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HarperCollins

HarperCollins Christian Publishing Joins the Espresso Book Machine Network
February 3, 2013 | 5:12 pm

Espresso Book Machine On Demand Books As an unabashed vending machine fanatic and someone who's been involved with the publishing industry for the better part of my adult life, I've long been intrigued by the Espresso Book Machine, owned by On Demand Books. There are currently more than seven million titles available in On Demand Books’ digital network, and on January 30, HarperCollins Christian Publishing joined the Espresso Book Machine program, making its titles available through EBM’s "digital-to-print at retail" sales channel. (HarperCollins' six-month-old expanded Christian publishing division is comprised of two formerly independent publishers, Thomas Nelson and Zondervan.) “Christian and inspirational content is an ideal fit for the EBM," said Dane Neller, CEO...

Johnny Depp Starts New Literary Imprint at Harper
October 18, 2012 | 9:37 pm

Johnny Depp starts literary imprint Infinitum Nihil  Having hacked his way through adversaries playing screen roles like Captain Jack Sparrow and Sweeney Todd, Johnny Depp will now be slicing into manuscripts (ideally with a red pen, and not with a cutlass or a razor blade) as he starts his own literary imprint. The Harper imprint of HarperCollins Publishers said on Tuesday that it was creating a new list of books, called Infinitum Nihil, that will publish titles reflecting Mr. Depp’s eclectic tastes and interests. Read Full Article ... Source: New York Times * * * Follow us on Twitter @TeleRead Join us at facebook.com/TeleRead...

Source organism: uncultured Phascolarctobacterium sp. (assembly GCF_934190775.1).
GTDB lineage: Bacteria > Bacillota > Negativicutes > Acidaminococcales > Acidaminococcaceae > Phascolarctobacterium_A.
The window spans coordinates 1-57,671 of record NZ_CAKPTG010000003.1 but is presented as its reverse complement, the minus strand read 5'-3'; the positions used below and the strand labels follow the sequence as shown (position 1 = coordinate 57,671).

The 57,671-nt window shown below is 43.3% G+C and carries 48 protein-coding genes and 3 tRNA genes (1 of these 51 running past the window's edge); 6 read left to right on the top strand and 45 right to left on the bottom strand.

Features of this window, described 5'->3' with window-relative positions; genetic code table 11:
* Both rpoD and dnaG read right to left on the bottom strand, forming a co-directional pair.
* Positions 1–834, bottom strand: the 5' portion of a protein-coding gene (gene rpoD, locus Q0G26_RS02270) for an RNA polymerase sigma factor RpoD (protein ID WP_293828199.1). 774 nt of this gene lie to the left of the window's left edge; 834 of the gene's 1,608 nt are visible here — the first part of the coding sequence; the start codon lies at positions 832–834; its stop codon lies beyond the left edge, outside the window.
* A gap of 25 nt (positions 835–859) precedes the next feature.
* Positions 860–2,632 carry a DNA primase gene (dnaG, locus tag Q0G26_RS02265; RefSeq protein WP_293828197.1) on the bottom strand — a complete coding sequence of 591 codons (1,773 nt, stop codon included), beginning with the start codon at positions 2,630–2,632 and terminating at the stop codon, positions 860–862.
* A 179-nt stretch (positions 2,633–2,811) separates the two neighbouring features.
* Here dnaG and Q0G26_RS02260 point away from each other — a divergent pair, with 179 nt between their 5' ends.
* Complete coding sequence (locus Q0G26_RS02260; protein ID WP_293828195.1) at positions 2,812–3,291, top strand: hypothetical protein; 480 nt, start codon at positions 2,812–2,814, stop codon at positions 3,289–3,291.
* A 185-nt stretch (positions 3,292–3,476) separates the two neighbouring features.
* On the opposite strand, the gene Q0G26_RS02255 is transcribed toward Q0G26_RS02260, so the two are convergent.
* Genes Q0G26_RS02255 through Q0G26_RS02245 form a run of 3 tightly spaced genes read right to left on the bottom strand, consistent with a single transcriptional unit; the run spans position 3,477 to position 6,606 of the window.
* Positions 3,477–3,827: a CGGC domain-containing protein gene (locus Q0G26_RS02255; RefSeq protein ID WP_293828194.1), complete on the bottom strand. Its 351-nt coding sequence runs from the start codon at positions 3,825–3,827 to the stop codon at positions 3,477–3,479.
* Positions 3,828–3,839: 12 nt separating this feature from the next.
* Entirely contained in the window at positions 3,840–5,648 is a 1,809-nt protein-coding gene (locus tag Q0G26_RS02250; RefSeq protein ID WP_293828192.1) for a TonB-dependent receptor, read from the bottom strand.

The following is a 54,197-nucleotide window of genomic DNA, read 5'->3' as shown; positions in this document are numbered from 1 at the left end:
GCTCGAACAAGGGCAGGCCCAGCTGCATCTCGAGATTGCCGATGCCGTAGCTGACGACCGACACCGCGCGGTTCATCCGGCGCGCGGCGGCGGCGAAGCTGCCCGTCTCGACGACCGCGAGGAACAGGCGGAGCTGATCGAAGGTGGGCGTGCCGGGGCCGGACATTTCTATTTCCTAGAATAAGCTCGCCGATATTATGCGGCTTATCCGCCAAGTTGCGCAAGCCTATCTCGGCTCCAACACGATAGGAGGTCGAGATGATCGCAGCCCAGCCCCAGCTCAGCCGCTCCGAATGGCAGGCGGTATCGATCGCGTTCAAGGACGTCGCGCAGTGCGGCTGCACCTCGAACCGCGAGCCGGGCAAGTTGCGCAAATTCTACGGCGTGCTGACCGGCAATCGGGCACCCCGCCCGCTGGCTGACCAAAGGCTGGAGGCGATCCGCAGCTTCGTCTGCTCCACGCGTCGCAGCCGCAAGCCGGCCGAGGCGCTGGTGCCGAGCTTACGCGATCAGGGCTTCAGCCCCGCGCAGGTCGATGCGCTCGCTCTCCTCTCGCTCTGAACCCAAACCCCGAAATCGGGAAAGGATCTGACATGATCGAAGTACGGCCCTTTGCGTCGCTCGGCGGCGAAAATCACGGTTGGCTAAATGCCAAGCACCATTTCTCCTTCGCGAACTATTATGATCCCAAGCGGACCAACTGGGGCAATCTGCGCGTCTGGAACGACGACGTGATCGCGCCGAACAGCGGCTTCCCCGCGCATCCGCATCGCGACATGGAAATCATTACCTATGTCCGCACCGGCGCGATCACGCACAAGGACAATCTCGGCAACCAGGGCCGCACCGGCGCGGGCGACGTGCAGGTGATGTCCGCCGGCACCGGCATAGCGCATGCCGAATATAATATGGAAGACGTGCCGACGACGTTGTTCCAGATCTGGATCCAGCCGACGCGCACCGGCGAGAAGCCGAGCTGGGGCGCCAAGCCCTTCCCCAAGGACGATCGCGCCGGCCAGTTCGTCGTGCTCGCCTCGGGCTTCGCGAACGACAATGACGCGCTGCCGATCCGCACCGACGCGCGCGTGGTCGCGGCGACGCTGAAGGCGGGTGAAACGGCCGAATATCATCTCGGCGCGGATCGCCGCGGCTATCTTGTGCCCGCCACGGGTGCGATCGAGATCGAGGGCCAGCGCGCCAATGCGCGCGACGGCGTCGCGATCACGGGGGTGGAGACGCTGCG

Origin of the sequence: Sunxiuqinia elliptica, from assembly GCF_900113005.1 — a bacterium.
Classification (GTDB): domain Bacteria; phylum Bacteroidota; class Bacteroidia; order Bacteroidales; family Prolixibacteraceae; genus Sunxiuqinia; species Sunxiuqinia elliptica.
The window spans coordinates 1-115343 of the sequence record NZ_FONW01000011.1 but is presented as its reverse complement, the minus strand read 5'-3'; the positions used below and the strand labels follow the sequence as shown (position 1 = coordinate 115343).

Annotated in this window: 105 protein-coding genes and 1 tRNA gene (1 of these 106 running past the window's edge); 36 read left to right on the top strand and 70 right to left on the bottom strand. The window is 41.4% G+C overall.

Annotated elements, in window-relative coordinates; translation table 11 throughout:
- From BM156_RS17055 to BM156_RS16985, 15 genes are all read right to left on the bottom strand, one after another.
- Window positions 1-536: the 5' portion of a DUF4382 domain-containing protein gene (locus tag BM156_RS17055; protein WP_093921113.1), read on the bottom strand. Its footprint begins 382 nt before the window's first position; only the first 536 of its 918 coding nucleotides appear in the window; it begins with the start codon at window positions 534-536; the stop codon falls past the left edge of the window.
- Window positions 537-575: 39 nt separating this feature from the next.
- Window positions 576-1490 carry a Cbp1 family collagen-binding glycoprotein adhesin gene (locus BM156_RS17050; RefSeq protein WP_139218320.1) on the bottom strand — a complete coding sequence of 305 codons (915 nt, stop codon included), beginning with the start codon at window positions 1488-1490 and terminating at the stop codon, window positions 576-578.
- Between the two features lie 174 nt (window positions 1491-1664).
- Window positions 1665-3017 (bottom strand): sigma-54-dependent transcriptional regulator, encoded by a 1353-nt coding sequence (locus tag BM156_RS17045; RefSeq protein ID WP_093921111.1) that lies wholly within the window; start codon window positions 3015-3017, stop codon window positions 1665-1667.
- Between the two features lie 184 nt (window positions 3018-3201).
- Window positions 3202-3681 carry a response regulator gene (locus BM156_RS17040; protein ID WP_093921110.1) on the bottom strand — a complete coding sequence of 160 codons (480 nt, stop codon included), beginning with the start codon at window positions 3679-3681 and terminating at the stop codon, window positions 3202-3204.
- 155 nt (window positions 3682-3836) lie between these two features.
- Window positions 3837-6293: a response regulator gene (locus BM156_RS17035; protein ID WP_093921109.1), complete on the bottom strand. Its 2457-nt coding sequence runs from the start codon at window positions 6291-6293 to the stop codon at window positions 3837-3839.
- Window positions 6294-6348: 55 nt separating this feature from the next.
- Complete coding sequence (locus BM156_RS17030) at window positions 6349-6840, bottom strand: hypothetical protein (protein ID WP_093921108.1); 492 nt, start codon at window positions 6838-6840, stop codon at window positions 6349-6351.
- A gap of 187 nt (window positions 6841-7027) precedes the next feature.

What does the News Corp split mean for HarperCollins?
July 3, 2012 | 9:15 am

Under pressure from News Corp’s upper management, Rupert Murdoch has lately agreed to divide News Corp up into two corporations—one that contains the corporation’s entertainment assets, and the other to contain its newspaper and publishing assets—including “Big Six”/”Agency Five” publisher HarperCollins. Murdoch will remain in charge of both new companies. Attempting to put the best spin on it he could, Murdoch said the split would “create the most ambitious, well-capitalized and highly motivated publishing company in the world, consisting of the largest collection of our news and publishing brands, as well as our groundbreaking digital education group”. ...

HarperCollins takes aim at teenagers with Epic Reads
June 16, 2012 | 11:52 am

screen-shot-2012-06-15-at-9-42-50-amHarperCollins recently announced a program to make all English-language e-book titles available around the world (and it’s about time, too!), but that’s not the only new initiative it’s launched lately. Another one is called “Epic Reads”, and is a digital community site aimed at getting teenagers connected with HarperTeen authors and books. Apart from the main “Epic Reads” site, there are also subsites focused on dystopian and paranormal fiction, or romance, realistic, and contemporary fiction. The sites feature integration with social networks, homepages for authors, and forums. The site is a bit bare-bones at this point, but HarperCollins has...